South Korean President Yoon Suk Yeol speaks during the United Nations General Assembly at the United Nations headquarters on Sept. 20, 2023, in New York City.

South Korean President Yoon Suk Yeol speaks during the United Nations General Assembly at the United Nations headquarters on Sept. 20, 2023, in New York City. (Michael M. Santiago/Getty Images)

South Korea is seeking to have Chinese President Xi Jinping visit for the first time in about a decade, seeing a trip as turning a page in relations between the two that have shifted as Seoul more closely aligns itself with the U.S.

The office of President Yoon Suk Yeol is working to arrange a visit, a senior government official said over the weekend. The comments came after Xi met South Korean Prime Minister Han Duck-soo on the sidelines of the Asian Games on Saturday and said he will “seriously consider” visiting South Korea, Yonhap News agency reported.

Yoon’s national security adviser Cho Tae-yong said in an interview with MBN cable TV Sunday that Xi’s visit would be difficult this year but possible next year.

“It is expected that this will be a turning point in Korea-China relations,” Cho said. “This is the goal we must achieve.”

The movement for a possible visit comes as the U.S. for months has been pressuring security partners including South Korea, the Netherlands, Taiwan and Japan to comply with sweeping curbs on the sale of advanced chips — a move seen as targeting China’s tech sector.

Xi last visited South Korea in July 2014, becoming the first Chinese leader to visit Seoul ahead of Pyongyang since China established diplomatic ties with South Korea in 1992. During his trip, he discussed ways on curbing North Korea’s atomic ambitions with then President Park Geun-hye and setting up direct won-yuan trading.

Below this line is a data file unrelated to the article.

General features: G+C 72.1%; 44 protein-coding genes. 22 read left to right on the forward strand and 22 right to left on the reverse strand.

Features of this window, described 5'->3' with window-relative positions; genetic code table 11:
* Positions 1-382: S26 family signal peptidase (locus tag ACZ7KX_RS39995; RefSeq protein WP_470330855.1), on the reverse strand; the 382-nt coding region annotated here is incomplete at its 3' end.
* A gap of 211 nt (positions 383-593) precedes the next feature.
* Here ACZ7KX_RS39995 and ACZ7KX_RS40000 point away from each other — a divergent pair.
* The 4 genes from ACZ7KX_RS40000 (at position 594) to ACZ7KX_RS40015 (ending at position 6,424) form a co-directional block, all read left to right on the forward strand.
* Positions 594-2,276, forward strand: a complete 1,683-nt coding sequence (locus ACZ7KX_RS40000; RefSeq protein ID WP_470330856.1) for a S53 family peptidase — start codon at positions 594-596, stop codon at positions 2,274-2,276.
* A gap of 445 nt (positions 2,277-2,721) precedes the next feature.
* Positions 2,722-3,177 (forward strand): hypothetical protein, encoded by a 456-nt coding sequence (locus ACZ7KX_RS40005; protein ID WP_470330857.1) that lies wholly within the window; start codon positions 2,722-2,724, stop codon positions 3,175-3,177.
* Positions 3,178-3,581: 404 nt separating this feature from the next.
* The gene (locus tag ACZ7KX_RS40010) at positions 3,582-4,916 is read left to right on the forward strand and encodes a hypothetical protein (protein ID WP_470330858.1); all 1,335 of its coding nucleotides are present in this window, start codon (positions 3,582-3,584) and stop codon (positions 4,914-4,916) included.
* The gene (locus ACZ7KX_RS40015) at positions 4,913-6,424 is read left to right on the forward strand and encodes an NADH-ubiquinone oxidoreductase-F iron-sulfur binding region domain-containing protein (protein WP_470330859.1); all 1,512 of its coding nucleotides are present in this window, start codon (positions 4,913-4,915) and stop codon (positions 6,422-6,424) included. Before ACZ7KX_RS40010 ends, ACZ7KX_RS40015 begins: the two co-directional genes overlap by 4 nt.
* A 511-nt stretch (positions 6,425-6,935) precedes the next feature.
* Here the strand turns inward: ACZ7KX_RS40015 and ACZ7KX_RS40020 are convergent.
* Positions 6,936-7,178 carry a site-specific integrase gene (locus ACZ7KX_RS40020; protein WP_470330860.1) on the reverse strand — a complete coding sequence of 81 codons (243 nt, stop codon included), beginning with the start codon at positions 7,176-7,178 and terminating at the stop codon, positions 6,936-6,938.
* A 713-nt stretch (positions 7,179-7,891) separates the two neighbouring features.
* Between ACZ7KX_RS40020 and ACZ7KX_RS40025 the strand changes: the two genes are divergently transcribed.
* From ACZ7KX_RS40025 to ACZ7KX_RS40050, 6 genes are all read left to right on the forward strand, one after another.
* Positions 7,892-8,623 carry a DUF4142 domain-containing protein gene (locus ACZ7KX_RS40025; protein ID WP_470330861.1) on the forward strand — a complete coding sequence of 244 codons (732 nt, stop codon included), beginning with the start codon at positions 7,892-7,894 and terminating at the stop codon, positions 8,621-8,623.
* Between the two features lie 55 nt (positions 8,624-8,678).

On Saturday, Xi said China and South Korea are close neighbors and inseparable partners, and the advancement of bilateral ties serves the common interests of both countries and bodes well for regional peace and development, state-owned Xinhua News reported.

South Korea is also working to revive a three-way summit with Japan and China — those talks last happened in 2019 and then stalled, initially due to the COVID-19 pandemic and then amid political tensions. South Korea’s ambassador to Tokyo said in an interview last week that high-level talks are underway for the summit to happen this year, noting that this wouldn’t affect Seoul’s ties with Washington.

The foreign ministers from South Korea and Japan met on the sidelines of the United Nations General Assembly to help advance a three-way summit and senior officials from the three nations are set to meet in Seoul on Tuesday.

Yoon, a conservative, has worked with U.S. President Joe Biden to bolster security cooperation to take on threats such as North Korea’s nuclear program and Chinese assertiveness in the Indo-Pacific region. Yoon has sought a delicate balancing between China, his country’s biggest trade partner, and the U.S., his country’s main security ally.

He’s also shown support for Biden administration calls to restructure global supply chains to reduce dependence on China, drawing criticism from Beijing.

Beijing has found itself under pressure in the wake of revived cooperation among South Korea, Japan and the U.S. that has bolstered joint military drills, including missile-defense exercises and information sharing. Their improving relations also led to a historic summit of Biden, Yoon and Japanese Prime Minister Fumio Kishida in August.

©2023 Bloomberg News. Visit at Distributed by Tribune Content Agency, LLC.

Sign Up for Daily Headlines

Sign up to receive a daily email of today's top military news stories from Stars and Stripes and top news outlets from around the world.

Sign Up Now